QuakeCon Celebrates 20th Anniversary in 2016 with Quake Tournaments
QuakeCon is not only the largest BYOC (Bring-Your-Own-Computer) LAN party in all of North America, it’s also one of the longest-running in the country. QuakeCon started back in 1996 among a group of friends on IRC and has blossomed into one of the most elite gaming conventions in the country. QuakeCon 2016 takes place in Dallas, TX from August 4 - 7.
I’ve attended on two different occasions and there’s nothing else quite like it. Thousands of people wait in lines for hours shepherding their computer rigs, monitors, and sleeping gear into a huge arena designed to allow for the smoothest and most latency-free connections around. No lag excuses for your opponent’s frags at QuakeCon.
What makes QuakeCon so unique isn’t just how large the LAN party is, but it’s also how focused and dedicated the event organizers are for their target audience. You won’t have to sift through rows of booths showing off random mobile games or bizarre accessories for consoles that you probably don’t care about - instead, QuakeCon is designed to celebrate the core PC gaming community.
Everything from top-of-the-line headsets, mice, keyboards, and other assorted PC gaming peripherals litter the expo hall, tempting the eyes and wallets of attendees from around the world. And one of my favorite parts about the event is, despite the fact that most people bring their PC to game via LAN multiplayer that weekend, there is also a healthy portion of the group playing single-player games in the crowd just to enjoy the company. It’s a true gaming event built from the ground up for gamers.
During my visits to the convention, not only was I able to try out some of the best upcoming games as a member of press, such as The Elder Scrolls Online, Dishonored, DOOM, The Evil Within, and several others before they launched, but regular convention attendees got to play the games as well. And since it’s a much smaller and more intimate show floor as opposed to the massive mammoth that is PAX, QuakeCon feels like a much more manageable event my comparison.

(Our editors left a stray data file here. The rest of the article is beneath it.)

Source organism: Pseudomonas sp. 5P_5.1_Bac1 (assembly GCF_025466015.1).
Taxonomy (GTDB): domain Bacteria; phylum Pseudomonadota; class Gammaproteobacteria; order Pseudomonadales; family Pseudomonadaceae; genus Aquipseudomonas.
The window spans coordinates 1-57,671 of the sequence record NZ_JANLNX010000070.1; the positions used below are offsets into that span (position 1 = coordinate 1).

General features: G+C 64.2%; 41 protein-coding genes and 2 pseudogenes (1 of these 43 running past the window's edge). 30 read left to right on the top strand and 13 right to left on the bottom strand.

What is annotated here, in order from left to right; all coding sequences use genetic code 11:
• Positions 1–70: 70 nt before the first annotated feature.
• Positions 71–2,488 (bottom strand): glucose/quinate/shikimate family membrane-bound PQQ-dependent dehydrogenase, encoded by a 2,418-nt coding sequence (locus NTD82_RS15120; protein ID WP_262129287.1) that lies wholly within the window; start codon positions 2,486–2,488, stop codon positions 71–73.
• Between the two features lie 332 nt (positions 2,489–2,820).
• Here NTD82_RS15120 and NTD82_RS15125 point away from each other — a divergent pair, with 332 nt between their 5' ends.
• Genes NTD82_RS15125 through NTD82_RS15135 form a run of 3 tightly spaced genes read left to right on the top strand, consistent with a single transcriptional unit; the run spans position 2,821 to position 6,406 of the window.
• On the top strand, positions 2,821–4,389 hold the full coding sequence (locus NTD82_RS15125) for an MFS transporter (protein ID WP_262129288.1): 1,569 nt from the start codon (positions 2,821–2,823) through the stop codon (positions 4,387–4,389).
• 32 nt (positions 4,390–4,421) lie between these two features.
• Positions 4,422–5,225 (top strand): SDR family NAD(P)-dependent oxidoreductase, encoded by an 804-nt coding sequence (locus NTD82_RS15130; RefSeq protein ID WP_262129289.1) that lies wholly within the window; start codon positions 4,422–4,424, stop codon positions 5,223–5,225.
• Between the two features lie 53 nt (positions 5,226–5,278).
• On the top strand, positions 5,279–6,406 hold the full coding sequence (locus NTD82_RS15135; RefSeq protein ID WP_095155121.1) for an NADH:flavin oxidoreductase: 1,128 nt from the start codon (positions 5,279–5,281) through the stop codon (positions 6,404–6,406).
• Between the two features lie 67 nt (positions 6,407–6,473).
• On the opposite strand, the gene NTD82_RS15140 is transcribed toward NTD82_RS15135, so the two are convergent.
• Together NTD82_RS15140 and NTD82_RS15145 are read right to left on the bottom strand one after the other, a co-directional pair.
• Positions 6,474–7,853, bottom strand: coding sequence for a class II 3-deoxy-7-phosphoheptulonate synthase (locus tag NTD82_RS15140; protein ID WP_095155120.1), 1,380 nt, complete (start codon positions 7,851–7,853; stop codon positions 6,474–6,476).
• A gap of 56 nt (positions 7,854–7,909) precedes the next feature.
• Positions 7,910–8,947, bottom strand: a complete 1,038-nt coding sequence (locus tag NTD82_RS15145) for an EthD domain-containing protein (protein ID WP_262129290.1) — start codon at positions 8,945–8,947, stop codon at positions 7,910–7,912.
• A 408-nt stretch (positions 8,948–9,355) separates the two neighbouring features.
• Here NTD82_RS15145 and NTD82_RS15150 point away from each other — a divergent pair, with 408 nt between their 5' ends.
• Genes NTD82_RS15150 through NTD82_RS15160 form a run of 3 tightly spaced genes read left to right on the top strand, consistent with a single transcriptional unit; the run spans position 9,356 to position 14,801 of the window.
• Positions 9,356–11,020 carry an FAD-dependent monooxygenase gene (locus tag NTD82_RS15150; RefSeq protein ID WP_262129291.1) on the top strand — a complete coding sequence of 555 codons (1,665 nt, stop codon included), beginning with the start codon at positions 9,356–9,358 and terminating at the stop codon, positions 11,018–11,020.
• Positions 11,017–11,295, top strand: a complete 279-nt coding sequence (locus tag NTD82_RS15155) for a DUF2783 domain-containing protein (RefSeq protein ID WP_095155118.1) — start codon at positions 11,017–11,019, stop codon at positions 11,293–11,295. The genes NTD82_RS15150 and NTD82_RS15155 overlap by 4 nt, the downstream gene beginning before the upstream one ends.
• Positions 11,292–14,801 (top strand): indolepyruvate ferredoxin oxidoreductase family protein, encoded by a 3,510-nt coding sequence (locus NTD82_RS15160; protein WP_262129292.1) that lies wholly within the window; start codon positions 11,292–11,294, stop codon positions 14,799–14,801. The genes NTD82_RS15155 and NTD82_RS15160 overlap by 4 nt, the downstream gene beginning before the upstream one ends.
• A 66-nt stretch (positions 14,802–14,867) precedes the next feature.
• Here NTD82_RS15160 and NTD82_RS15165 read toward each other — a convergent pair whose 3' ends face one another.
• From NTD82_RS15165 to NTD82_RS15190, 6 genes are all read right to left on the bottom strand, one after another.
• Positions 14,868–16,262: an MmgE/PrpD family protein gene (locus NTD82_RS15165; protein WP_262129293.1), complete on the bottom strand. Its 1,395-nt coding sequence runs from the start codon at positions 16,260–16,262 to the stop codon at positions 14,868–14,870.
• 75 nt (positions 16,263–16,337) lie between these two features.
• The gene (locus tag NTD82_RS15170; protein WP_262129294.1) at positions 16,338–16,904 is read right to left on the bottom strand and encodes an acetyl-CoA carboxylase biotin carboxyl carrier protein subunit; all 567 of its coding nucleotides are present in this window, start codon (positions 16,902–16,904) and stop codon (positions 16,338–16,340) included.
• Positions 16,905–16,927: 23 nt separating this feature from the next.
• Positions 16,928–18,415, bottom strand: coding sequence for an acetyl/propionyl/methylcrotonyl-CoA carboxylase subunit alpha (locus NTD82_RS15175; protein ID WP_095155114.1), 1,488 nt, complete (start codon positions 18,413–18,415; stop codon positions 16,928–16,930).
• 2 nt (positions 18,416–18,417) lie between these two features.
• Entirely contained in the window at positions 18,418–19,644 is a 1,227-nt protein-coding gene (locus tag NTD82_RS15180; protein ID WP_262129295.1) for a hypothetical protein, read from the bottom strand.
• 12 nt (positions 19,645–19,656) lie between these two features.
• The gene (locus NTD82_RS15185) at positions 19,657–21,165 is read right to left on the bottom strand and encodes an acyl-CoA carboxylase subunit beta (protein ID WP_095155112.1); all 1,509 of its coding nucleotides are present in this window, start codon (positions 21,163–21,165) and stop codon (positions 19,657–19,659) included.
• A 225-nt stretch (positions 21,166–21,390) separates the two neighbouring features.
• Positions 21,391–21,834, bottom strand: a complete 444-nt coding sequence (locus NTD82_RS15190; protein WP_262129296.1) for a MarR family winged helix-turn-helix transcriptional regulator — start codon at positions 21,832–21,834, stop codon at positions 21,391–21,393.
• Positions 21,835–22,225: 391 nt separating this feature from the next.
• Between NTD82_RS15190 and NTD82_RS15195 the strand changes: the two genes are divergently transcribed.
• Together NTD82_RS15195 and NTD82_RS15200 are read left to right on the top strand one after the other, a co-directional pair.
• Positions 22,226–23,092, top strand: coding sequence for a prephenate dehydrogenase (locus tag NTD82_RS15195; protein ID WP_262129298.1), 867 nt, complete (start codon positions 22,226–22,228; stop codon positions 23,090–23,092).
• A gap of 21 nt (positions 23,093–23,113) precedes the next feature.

The once and future Quake
Every year, in addition to the show floor, presentations, giant LAN party, and litany of other attractions and activities, there’s also an annual Quake tournament with cash prizes and eternal glory at stake. A recent announcement from Bethesda and id described things further:
“To celebrate QuakeCon’s 20th anniversary and 20 years of Quake, we’re pleased to announce this year’s official tournaments to be held August 4-7, 2016 in Dallas, TX in the Wedgwood Ballroom at the Hilton Anatole Hotel.
Players from around the globe will once again come together to compete for their share of $25,000 cash in the QUAKEWORLD 2on2 Team Deathmatch Open and the Quake Live masters will be invited back to battle for the 2016 title in the QUAKE LIVE Duel Masters Championship.”
By splitting the events in half between QUAKEWORLD and QUAKE LIVE, it broadens the scope of who can compete depending on their game preference. The QUAKEWORLD 2on2 Team Deathmatch Open will support up to 32 teams teams of two players each in a double elimination bracket and best-of-three games format. The overall champions of this event will take home $12,000 as their cash prize, with all of the top teams splitting a total of $25,000 between them all.
Attendees interested in the QUAKEWORLD 2on2 Team Deathmatch Open can register on-site on Thursday, August 4.
The QUAKE LIVE Duel Masters Championship tournament on the other hand is where the true frag masters come to settle their differences. Featuring well-known professionals and top competitors, the Duel Masters Championship will pit 32 of the top hand-selected players to face off in tense 1 vs. 1 duels played in a best-of-five format. Once the tournament whittled itself down to the final two remaining, the entirety of QuakeCon will gather around, in the thousands, to watch them face-off. The final set will be a single elimination, best-of-five epic faceoff to determine the winner of the grand prize: a $12,000 check and lifelong bragging rights.
If you think you’ve got what it takes, you can register for the IntelQUAKE LIVE Duel Masters Championship online right here.
This might seem like a lot of cash for some seemingly dated and long-dead games, so let me explain. Quake is alive and well. While the original Quake launched all the way back in 1996 to help continue the evolution of the first-person shooter genre, it received follow-ups, including the renowned Quake III Arena in 1999. Games like Quake III Arena and others in the series helped establish the competitive gaming scene in the late 90s and early 2000s as fanbases grew around the series for its twitch-reflex focused gameplay and smooth action.
Quake Live was originally designed as an update and free-to-play relaunch of Quake III Arena, focused specifically on perfecting the gameplay of its predecessor and establishing itself further as a go-to competitive fragfest - and it mostly succeeded, other than the ill-received re-relaunch on Steam last year, which is no longer free.
Yet, here we are, in 2016, on the eve of the new DOOM, and Quake Live still has a rabid fanbase and active subreddit community. The legacy of Quake and its sequels goes to show that it’s not all about visual fidelity, realistic physics, ambient occlusion, and a higher sense of realism. Sometimes, all that matters is nailing the gameplay, creating a fun and engaging world, and supporting the fanbase with events to keep them engaged.
Why fix it if it isn’t broken?
You can stay up to date with more about QuakeCon 2016 right here.